Editor’s note: For Hawaii’s Aug. 13 Primary Election, Civil Beat asked candidates to answer some questions about where they stand on various issues and what their priorities will be if elected.

The following came from Cara Flores, candidate for Maui County Council Kahului District. The other candidates are Tasha Kama, Carol Kamekona, Buddy Nobriga, Tina Pedro, Jason Schwartz and Keoni Watanabe.

Go to Civil Beat’s Election Guide for general information, and check out other candidates on the Primary Election Ballot.

Candidate for Maui County Council Kahului District

Cara Flores
Party Nonpartisan
Age 40
Occupation Community organizer, Realtor, substitute teacher 
Residence Kahului


Community organizations/prior offices held

Founder, HALE Hawai’i; volunteer for various community organizations; former coordinator, Mother of Preschoolers community group; former coordinator, MOMSNEXT; led youth leadership program during pandemic. 

1. What is the biggest issue facing Maui County, and what would you do about it?

The housing crisis is our biggest issue. Many Maui County residents are housing-insecure, rental prices have increased dramatically recently and are now above most people’s budget if they can find a rental at all. Homes for purchase have also increased in price dramatically and are now out of reach for a working family to be able to afford. This is only made worse with increasing interest rates.

I would like to see the county do more planning for and initiating new housing developments. The county needs to crack down on housing discrimination. The county needs to make sure housing built for our workforce is for residents’ purchase only and will stay affordable in perpetuity. This can be done with a land trust model of housing.

We need to make it much easier for owners to build on their own property. We need to incentivize the property use we want to see more of (owner-occupied or renting to residents) and make it costly for property use that is detrimental to residents (such as vacant homes of speculative investors).

2. In the last two years alone, the median sales price of a Maui home has shot up almost $400,000, driven by a surge of out-of-state buyers during the pandemic. What can the county do to ensure that families aren’t priced out?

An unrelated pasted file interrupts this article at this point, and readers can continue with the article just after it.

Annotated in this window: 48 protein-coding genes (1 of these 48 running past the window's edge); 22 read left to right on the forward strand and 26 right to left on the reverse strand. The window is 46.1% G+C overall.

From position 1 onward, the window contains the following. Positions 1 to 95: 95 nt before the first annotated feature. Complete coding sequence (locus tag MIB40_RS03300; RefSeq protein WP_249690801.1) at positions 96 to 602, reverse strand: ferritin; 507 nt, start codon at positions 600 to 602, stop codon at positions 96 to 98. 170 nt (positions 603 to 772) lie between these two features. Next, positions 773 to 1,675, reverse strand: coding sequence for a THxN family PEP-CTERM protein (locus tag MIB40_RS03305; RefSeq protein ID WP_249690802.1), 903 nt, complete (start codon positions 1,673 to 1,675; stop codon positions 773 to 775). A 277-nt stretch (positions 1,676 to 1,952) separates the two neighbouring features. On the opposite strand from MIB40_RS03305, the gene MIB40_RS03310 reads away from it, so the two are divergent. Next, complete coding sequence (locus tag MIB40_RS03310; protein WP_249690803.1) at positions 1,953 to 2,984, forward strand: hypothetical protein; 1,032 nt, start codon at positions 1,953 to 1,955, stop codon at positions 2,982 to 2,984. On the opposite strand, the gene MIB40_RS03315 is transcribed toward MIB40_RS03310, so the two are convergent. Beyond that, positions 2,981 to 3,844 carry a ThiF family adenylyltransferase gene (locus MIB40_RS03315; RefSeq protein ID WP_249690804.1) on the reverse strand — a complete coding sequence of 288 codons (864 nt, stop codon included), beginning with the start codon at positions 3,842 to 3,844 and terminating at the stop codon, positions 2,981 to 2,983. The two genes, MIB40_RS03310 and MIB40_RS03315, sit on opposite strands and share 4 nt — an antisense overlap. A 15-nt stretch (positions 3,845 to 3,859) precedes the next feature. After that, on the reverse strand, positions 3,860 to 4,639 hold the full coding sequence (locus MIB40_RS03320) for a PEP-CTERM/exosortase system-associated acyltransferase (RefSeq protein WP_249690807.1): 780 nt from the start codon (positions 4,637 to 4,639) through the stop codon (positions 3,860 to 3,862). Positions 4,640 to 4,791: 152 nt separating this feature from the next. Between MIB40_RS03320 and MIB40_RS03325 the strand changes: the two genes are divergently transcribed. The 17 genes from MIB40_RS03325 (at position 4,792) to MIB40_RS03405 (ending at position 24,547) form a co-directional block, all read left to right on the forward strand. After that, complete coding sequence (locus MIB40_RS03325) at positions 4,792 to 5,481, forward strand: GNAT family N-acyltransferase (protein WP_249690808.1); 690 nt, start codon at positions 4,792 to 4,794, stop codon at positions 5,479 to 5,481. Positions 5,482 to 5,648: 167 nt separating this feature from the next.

The county needs to continue to crack down on illegal vacation rentals, and housing discrimination. The county also needs to get more participation with the new long-term rental tax exemption. We need to continue to revise our tax statute so that we reward long-term residential use.

The county needs to initiate more housing so residents can purchase starter homes. All affordable housing should be created in a way that it can be kept affordable in perpetuity.

I support the bifurcation of the Housing and Humans Concerns departments in the county because we need a department that is solely focused on creating more housing opportunities for residents. That will make it possible to have more accountability of our county workers who would be solely focused on helping solve our current housing crisis. We are losing hard-working, valuable members of our community on a regular basis. There is less and less opportunity in Maui County as our housing cost continues to get further and further out of reach.

Our housing crisis is a complex problem and will need aggressive, well-thought-out solutions. I felt a responsibility to serve because I have a depth of knowledge about housing. Our residents deserve opportunities at a higher quality of life.

3. In recent years, there has been a significant push to reform law enforcement and beef up oversight of police. What would you do specifically to increase oversight of local law enforcement? Are you satisfied with the Maui Police Department and the Maui Police Commission?

The more transparency the better. I appreciate the efforts of the CORE outreach unit and I would like to see more of this kind of community service. Safe communities are created by increasing the quality of life for all people and treating them with dignity.

People can only do good when they have hope for a future and I would like to see a community where people who are struggling financially do not fear the police but see them as a resource and helpers. The moves towards militarization of police forces on the mainland makes some places look like a war zone. I hope we never see that here.

There will always be people who make bad choices, who cause harm, who are mentally ill and a risk to themselves or others, and drug addicts. We need police and laws to keep us safe as a community. I would like to see the role of police be one of helpers, friends and servants.